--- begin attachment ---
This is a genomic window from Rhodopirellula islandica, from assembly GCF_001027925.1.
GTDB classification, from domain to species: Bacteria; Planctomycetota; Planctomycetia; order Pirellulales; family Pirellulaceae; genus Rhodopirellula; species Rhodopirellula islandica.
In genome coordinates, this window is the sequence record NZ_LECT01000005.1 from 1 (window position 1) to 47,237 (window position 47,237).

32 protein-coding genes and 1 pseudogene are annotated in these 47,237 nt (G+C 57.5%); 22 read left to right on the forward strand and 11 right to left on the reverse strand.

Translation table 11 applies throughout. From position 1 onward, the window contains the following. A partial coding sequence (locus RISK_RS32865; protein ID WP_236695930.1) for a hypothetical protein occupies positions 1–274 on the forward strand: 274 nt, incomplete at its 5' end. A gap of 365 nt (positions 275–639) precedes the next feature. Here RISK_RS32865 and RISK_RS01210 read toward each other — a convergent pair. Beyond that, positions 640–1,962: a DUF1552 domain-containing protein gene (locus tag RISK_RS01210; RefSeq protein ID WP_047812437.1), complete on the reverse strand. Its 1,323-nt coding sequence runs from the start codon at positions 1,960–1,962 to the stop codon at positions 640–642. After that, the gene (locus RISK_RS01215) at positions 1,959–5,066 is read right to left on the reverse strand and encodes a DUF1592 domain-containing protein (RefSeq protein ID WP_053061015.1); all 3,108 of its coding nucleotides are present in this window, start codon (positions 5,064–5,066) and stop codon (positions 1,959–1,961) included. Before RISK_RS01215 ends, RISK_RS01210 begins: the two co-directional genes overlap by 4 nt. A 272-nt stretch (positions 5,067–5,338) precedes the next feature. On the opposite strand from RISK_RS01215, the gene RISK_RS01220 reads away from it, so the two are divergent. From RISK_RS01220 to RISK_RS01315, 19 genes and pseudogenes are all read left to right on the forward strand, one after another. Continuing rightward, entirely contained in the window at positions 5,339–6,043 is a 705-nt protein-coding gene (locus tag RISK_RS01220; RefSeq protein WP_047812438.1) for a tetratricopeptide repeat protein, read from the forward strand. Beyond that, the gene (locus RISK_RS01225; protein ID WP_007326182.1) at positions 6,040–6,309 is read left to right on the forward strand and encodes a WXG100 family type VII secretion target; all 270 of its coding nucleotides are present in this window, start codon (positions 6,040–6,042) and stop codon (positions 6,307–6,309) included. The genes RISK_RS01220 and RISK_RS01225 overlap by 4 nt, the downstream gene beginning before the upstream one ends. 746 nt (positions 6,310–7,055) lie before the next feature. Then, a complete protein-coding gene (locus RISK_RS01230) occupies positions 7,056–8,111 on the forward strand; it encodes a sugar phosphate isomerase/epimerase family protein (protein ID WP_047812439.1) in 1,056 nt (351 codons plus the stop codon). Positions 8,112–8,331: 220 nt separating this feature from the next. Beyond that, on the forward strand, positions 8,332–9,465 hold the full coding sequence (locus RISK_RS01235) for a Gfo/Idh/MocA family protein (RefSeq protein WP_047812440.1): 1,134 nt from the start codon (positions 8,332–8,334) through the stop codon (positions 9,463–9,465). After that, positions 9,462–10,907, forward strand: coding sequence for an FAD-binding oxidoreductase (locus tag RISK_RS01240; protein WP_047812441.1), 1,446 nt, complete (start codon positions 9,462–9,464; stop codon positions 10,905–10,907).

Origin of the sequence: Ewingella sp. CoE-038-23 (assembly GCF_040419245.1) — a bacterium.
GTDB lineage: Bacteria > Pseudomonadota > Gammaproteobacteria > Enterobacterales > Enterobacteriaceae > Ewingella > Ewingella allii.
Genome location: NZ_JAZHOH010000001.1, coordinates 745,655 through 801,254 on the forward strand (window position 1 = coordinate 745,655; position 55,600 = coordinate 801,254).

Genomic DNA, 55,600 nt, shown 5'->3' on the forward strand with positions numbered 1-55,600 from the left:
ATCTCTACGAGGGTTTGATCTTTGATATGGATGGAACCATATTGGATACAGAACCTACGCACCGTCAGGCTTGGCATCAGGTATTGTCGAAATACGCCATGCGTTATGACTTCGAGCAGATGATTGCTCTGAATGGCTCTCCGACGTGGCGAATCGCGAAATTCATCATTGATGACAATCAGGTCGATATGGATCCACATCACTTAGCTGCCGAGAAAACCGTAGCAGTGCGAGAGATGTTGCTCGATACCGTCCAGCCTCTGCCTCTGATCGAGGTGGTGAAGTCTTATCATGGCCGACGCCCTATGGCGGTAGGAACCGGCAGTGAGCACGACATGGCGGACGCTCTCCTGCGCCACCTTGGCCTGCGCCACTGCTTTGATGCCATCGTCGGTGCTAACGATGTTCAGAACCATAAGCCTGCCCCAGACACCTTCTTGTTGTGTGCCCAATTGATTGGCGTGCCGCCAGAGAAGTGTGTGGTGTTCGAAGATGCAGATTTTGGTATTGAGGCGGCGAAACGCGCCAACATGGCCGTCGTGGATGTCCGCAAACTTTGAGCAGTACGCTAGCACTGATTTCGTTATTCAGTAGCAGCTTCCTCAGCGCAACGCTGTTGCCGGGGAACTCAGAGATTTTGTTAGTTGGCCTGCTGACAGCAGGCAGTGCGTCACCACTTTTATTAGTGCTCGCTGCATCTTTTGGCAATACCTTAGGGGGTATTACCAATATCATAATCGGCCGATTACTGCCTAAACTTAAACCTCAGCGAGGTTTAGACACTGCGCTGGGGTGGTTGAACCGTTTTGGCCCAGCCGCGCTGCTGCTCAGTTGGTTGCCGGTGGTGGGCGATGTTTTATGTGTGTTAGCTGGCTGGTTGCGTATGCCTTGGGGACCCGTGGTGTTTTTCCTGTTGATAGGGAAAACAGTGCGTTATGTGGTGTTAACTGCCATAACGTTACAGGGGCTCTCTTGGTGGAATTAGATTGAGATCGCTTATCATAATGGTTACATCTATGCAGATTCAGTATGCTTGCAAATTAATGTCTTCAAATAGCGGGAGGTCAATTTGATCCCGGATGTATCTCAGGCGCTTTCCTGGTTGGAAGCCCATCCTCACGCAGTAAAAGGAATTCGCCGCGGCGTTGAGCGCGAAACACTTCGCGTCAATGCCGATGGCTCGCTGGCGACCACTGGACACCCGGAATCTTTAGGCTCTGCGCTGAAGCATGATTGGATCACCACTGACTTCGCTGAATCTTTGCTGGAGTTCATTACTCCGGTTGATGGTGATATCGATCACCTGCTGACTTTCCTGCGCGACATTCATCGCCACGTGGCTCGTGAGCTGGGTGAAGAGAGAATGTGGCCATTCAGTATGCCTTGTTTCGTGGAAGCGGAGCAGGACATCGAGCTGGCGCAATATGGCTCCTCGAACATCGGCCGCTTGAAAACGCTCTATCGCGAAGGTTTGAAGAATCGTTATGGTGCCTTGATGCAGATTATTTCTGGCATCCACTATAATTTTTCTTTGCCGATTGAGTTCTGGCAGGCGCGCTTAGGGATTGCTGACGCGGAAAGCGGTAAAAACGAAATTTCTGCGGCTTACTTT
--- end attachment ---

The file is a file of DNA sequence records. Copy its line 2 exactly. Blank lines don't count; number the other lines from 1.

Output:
GTDB classification, from domain to species: Bacteria; Planctomycetota; Planctomycetia; order Pirellulales; family Pirellulaceae; genus Rhodopirellula; species Rhodopirellula islandica.